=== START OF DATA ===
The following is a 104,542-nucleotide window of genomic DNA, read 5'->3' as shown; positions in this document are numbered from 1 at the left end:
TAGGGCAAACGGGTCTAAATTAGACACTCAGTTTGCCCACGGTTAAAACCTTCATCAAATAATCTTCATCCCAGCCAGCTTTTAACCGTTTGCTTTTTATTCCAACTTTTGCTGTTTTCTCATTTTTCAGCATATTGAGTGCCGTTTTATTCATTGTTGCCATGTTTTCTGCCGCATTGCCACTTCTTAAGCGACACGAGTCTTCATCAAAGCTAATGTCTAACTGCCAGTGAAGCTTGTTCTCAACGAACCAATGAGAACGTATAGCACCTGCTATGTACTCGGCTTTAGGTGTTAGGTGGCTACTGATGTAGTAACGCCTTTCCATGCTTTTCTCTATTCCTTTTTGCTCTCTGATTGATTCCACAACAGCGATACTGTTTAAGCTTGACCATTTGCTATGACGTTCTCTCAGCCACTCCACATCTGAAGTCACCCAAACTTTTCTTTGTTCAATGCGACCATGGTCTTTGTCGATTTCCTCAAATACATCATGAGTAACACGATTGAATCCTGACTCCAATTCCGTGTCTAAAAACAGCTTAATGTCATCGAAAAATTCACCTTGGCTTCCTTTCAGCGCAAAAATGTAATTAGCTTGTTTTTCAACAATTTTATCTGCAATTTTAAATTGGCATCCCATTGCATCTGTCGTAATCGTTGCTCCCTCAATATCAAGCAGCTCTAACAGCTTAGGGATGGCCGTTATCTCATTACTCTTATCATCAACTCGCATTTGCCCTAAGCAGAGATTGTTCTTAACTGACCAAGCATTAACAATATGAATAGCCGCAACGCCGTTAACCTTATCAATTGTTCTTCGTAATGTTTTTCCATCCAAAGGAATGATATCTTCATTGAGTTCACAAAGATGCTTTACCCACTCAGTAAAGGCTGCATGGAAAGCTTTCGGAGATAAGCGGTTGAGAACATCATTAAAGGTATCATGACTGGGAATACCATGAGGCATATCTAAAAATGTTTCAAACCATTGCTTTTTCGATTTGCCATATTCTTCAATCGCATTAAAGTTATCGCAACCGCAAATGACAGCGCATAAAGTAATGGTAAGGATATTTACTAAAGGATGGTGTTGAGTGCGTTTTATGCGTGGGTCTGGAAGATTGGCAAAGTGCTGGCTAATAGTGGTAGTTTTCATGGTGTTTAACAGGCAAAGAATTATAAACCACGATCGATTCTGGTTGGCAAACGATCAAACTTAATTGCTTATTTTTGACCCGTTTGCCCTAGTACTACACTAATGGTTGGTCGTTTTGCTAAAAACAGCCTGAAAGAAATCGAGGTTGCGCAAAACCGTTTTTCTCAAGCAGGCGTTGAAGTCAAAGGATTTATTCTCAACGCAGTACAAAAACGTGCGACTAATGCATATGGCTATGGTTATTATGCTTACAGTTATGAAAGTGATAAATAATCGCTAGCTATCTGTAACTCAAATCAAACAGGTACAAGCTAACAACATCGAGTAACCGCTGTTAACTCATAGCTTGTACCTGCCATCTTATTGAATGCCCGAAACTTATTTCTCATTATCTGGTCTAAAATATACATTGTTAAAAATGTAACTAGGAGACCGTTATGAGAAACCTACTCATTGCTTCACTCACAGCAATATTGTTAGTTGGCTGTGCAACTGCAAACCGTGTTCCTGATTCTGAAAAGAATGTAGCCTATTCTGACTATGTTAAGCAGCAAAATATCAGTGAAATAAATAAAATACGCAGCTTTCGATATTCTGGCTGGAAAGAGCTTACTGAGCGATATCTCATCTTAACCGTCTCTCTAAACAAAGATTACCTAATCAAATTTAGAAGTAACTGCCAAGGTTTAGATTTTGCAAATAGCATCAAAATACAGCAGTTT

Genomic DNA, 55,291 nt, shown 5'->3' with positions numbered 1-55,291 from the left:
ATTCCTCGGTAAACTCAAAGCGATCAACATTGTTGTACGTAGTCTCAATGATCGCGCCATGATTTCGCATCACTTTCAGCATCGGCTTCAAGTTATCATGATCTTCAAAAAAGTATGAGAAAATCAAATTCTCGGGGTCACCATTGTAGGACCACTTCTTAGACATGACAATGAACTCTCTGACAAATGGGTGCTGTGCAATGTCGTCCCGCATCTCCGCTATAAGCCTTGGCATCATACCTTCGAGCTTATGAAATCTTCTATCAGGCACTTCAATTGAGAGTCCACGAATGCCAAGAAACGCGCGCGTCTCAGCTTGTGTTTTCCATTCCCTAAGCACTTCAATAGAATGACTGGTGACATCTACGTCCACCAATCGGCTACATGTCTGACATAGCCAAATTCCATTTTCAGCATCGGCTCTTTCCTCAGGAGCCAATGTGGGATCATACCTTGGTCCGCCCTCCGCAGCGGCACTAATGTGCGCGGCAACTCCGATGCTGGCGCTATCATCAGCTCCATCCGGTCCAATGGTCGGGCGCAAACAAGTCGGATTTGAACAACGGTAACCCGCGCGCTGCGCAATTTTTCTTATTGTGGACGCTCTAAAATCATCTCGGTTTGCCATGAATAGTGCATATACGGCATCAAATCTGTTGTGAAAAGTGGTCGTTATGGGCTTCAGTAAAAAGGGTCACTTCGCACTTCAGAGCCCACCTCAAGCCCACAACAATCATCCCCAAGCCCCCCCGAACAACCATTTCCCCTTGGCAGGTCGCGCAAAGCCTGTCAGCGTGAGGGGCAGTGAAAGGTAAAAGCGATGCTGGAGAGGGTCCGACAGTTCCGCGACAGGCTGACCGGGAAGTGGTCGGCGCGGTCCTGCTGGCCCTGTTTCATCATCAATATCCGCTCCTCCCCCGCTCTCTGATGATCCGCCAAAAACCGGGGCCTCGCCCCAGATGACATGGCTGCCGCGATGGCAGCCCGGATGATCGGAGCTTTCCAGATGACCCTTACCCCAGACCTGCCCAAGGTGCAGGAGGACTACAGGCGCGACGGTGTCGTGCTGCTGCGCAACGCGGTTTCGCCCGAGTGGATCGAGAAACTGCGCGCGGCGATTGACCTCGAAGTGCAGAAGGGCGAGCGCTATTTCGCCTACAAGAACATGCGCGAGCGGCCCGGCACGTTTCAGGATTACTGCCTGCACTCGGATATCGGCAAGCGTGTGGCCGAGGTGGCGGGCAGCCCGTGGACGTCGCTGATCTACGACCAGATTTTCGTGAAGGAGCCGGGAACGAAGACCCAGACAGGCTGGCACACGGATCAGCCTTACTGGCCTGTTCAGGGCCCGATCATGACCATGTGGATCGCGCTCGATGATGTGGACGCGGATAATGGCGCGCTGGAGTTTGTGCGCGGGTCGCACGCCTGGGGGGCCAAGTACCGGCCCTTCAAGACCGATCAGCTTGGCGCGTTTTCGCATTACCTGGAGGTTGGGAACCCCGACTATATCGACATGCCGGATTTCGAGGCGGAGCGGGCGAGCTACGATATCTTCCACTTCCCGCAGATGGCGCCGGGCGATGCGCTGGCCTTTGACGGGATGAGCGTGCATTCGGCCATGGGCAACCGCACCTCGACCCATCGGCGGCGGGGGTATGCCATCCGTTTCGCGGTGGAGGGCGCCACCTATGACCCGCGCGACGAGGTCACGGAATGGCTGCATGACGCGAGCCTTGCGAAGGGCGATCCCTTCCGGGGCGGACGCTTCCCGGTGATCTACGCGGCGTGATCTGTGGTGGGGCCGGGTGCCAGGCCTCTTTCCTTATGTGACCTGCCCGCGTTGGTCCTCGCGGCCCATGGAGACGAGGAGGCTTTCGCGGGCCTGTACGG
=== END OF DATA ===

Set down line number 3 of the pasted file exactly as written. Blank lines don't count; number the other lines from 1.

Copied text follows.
Genomic DNA, 55,291 nt, shown 5'->3' with positions numbered 1-55,291 from the left: